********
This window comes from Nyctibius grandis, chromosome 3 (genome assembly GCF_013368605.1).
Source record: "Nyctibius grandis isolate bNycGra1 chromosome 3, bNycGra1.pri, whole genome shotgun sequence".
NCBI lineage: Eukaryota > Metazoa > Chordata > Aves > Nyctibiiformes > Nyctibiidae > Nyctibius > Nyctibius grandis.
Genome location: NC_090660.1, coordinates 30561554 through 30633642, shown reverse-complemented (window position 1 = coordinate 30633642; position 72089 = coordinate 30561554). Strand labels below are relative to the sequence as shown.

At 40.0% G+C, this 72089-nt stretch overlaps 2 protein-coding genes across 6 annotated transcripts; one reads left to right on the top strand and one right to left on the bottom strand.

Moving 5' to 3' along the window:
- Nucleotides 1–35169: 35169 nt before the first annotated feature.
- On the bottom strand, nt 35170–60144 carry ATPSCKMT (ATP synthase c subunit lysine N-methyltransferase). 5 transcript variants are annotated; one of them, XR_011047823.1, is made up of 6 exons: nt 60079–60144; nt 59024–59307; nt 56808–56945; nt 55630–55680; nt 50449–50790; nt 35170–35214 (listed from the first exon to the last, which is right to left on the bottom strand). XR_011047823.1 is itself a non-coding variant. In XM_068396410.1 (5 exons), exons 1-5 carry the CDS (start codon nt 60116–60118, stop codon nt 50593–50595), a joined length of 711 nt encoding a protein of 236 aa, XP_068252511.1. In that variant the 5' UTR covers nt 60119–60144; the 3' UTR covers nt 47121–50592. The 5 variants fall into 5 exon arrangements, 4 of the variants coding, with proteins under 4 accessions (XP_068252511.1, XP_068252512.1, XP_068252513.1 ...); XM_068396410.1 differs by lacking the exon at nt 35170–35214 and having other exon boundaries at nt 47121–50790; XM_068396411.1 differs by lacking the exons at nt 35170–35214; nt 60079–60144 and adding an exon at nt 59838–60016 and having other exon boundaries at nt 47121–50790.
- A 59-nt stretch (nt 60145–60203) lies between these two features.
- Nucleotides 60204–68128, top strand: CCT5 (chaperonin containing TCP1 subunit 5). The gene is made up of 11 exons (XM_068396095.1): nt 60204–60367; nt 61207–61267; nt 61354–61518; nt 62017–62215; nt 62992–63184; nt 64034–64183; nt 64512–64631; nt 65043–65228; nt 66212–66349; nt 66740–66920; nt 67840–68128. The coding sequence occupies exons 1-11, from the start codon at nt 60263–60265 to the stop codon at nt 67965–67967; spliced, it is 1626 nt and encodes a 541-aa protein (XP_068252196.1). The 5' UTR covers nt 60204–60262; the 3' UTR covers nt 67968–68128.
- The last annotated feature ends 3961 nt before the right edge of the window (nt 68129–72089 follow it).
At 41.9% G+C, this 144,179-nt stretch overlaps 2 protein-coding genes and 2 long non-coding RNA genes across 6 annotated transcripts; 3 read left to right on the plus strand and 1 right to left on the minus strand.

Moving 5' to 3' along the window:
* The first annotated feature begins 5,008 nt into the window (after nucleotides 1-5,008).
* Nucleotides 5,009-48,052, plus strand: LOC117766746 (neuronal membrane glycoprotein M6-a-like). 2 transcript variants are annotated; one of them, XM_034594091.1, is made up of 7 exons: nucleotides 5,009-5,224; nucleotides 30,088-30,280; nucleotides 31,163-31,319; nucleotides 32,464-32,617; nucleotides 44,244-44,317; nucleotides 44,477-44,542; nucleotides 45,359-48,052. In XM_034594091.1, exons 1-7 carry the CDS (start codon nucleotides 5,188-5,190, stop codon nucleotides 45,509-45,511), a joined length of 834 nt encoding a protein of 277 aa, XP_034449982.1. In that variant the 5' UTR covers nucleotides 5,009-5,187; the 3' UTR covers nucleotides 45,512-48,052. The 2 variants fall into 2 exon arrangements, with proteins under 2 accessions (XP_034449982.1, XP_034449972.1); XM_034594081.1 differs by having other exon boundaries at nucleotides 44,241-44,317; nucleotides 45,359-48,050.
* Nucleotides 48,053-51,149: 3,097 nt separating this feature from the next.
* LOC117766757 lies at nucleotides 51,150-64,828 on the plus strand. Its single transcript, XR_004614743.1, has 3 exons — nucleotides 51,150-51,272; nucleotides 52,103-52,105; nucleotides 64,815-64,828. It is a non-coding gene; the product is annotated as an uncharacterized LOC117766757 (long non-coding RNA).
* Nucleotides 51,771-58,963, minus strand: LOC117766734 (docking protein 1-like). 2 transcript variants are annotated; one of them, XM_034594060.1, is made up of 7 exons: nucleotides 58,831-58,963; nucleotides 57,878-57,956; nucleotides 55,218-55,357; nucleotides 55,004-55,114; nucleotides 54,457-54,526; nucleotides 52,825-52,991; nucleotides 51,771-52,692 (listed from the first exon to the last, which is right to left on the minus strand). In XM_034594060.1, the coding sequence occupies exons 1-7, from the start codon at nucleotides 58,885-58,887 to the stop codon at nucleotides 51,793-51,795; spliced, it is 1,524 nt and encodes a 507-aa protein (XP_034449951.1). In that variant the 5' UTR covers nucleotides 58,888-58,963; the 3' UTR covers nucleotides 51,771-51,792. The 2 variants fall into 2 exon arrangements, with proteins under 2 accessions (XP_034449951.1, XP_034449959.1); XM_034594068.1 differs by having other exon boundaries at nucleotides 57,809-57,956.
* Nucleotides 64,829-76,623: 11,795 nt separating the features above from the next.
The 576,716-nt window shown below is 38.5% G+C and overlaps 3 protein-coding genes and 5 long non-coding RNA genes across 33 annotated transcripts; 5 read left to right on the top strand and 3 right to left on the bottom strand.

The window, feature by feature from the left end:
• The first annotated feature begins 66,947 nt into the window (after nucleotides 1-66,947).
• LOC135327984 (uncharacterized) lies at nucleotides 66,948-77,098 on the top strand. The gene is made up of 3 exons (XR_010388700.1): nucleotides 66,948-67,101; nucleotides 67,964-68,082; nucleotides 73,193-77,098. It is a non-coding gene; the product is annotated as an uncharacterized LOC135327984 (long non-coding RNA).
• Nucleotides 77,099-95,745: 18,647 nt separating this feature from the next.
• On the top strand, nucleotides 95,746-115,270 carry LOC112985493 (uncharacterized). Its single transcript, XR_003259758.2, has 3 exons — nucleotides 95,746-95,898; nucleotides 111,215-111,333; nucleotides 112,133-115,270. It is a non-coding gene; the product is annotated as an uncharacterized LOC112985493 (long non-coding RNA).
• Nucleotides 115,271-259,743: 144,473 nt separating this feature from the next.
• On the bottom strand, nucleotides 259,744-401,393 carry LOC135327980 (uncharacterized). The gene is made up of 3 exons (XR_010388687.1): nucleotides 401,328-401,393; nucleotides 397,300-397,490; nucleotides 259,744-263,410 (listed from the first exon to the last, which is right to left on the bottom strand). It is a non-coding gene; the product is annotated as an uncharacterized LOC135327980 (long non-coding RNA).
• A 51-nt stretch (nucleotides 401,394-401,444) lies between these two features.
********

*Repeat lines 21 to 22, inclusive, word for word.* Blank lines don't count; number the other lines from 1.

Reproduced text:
The window, feature by feature from the left end:
• The first annotated feature begins 66,947 nt into the window (after nucleotides 1-66,947).